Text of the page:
The best of times, the worst of times...
How to study the French Revolution...
If you have no background in eighteenth-century European history, you should probably at least skim one of the following:
Jeremy Black, Eighteenth-century Europe (1999).
Alfred Cobban, A History of Modern France, vol. 1 (1961).
William Doyle, The Old European Order, 1660-1800 (1978).
Colin Jones, The Great Nation (2002).
John Merriman, A History of Modern Europe (1996), chaps. 9-11.
Isser Woloch, Eighteenth-Century Europe: Tradition and Progress (1982).
Discussion: Reading and Writing the Revolution
(12 and 14 January 2011)
Make sure you have looked at the History Department's study guidelines and the College's description of plagiarism (linked from the Greuze images to the right). On the History Department's site, please pay special attention to "Avoiding Plagiarism," "Historiography," and "How to Read a Source."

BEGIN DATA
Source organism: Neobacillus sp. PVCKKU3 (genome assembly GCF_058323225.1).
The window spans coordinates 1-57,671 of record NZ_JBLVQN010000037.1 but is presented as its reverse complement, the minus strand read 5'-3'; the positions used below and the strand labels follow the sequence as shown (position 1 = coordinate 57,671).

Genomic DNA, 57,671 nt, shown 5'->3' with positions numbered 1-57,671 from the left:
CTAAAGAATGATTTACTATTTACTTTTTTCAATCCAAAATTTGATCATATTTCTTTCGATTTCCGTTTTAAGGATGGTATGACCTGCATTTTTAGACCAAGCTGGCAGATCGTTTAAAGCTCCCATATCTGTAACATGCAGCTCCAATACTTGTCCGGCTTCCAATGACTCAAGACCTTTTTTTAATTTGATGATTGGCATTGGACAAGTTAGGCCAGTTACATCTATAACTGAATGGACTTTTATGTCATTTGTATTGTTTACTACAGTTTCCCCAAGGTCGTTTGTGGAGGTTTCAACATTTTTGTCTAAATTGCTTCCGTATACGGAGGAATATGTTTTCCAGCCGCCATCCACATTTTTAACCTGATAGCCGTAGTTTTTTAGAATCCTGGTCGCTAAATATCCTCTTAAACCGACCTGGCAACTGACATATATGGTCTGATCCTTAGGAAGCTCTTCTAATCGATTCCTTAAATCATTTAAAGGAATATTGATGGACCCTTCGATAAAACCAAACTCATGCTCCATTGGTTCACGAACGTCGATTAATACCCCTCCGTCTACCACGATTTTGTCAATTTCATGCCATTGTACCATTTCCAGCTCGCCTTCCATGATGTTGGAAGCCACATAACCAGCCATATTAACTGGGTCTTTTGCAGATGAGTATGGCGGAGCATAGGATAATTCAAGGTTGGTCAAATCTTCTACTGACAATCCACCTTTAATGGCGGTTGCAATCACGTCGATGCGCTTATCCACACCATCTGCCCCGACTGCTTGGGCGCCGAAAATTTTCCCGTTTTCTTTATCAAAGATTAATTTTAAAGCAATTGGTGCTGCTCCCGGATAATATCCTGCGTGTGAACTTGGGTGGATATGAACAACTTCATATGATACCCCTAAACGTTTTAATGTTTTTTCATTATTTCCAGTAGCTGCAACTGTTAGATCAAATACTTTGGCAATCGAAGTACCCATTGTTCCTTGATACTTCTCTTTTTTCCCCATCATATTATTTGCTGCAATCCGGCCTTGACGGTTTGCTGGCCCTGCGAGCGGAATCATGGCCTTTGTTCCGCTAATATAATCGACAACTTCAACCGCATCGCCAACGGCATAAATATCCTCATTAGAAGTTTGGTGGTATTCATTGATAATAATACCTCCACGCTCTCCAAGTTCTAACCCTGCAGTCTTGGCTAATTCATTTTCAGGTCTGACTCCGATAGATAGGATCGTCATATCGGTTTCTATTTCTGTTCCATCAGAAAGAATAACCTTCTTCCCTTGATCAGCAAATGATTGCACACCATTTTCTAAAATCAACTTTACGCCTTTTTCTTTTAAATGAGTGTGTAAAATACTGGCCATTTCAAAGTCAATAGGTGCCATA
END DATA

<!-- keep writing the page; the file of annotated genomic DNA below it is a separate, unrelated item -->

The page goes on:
Edmund Burke, Reflections on the Revolution in France (1790)—the classic "conservative" response to the Revolution. As you read this, remember that Burke in 1776 had been an enthusiastic supporter of the American revolution. Why did he view the two revolutions so differently? The full text is available on-line, as are some short excerpts.
Charles Dickens, A Tale of Two Cities (1859)—available on-line or as an inexpensive paperback. Presents a caricatured but, for many readers, compelling, account of life during the Revolution.
Georges Lefebvre, 1789 also translated as The Coming of the French Revolution (1939)—long the standard "Jacobino-Marxist" history of the Revolution. Its account of a four-phase Revolution, in which different social groups take the lead in turn, is often termed "social history" but the book gives a prominent place to political conflict as well.
Hans-Jürgen Lüsebrink and Rolf Reichardt, The Bastille: the History of a Symbol of Despotism and Freedom (1997).
Jules Michelet, History of the French Revolution (1847; revised many times), preface on-line.
Leon Trotsky, The Permanent Revolution, extract on-line (in which he compares Jacobinism and Bolshevism).